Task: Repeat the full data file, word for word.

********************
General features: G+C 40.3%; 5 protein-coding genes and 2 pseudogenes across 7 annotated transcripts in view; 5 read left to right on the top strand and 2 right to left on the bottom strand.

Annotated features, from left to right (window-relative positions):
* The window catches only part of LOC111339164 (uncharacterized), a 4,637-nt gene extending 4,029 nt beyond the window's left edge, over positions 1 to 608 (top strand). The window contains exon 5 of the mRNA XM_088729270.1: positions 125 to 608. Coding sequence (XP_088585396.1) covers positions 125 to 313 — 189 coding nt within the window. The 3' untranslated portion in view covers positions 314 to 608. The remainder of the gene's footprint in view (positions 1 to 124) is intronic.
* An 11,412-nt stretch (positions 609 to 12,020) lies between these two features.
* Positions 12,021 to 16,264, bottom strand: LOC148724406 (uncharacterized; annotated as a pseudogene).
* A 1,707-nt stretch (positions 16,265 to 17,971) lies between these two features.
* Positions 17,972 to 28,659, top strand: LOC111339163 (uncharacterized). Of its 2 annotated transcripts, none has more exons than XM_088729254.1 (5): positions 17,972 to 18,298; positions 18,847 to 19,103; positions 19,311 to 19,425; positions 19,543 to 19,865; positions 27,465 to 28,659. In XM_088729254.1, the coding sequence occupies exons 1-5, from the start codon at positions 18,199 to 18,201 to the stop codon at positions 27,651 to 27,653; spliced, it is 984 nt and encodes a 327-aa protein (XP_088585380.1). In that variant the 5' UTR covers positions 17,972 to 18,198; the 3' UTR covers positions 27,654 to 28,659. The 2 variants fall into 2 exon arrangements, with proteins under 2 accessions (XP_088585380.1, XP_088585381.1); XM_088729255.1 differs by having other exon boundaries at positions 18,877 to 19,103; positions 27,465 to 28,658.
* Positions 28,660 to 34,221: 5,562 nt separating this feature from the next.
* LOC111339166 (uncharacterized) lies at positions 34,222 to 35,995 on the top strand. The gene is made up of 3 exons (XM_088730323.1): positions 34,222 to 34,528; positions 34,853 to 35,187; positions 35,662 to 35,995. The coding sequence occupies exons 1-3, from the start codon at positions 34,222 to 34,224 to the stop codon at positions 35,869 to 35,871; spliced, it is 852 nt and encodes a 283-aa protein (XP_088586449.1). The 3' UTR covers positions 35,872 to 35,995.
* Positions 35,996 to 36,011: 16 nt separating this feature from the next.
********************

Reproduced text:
General features: G+C 40.3%; 5 protein-coding genes and 2 pseudogenes across 7 annotated transcripts in view; 5 read left to right on the top strand and 2 right to left on the bottom strand.

Annotated features, from left to right (window-relative positions):
* The window catches only part of LOC111339164 (uncharacterized), a 4,637-nt gene extending 4,029 nt beyond the window's left edge, over positions 1 to 608 (top strand). The window contains exon 5 of the mRNA XM_088729270.1: positions 125 to 608. Coding sequence (XP_088585396.1) covers positions 125 to 313 — 189 coding nt within the window. The 3' untranslated portion in view covers positions 314 to 608. The remainder of the gene's footprint in view (positions 1 to 124) is intronic.
* An 11,412-nt stretch (positions 609 to 12,020) lies between these two features.
* Positions 12,021 to 16,264, bottom strand: LOC148724406 (uncharacterized; annotated as a pseudogene).
* A 1,707-nt stretch (positions 16,265 to 17,971) lies between these two features.
* Positions 17,972 to 28,659, top strand: LOC111339163 (uncharacterized). Of its 2 annotated transcripts, none has more exons than XM_088729254.1 (5): positions 17,972 to 18,298; positions 18,847 to 19,103; positions 19,311 to 19,425; positions 19,543 to 19,865; positions 27,465 to 28,659. In XM_088729254.1, the coding sequence occupies exons 1-5, from the start codon at positions 18,199 to 18,201 to the stop codon at positions 27,651 to 27,653; spliced, it is 984 nt and encodes a 327-aa protein (XP_088585380.1). In that variant the 5' UTR covers positions 17,972 to 18,198; the 3' UTR covers positions 27,654 to 28,659. The 2 variants fall into 2 exon arrangements, with proteins under 2 accessions (XP_088585380.1, XP_088585381.1); XM_088729255.1 differs by having other exon boundaries at positions 18,877 to 19,103; positions 27,465 to 28,658.
* Positions 28,660 to 34,221: 5,562 nt separating this feature from the next.
* LOC111339166 (uncharacterized) lies at positions 34,222 to 35,995 on the top strand. The gene is made up of 3 exons (XM_088730323.1): positions 34,222 to 34,528; positions 34,853 to 35,187; positions 35,662 to 35,995. The coding sequence occupies exons 1-3, from the start codon at positions 34,222 to 34,224 to the stop codon at positions 35,869 to 35,871; spliced, it is 852 nt and encodes a 283-aa protein (XP_088586449.1). The 3' UTR covers positions 35,872 to 35,995.
* Positions 35,996 to 36,011: 16 nt separating this feature from the next.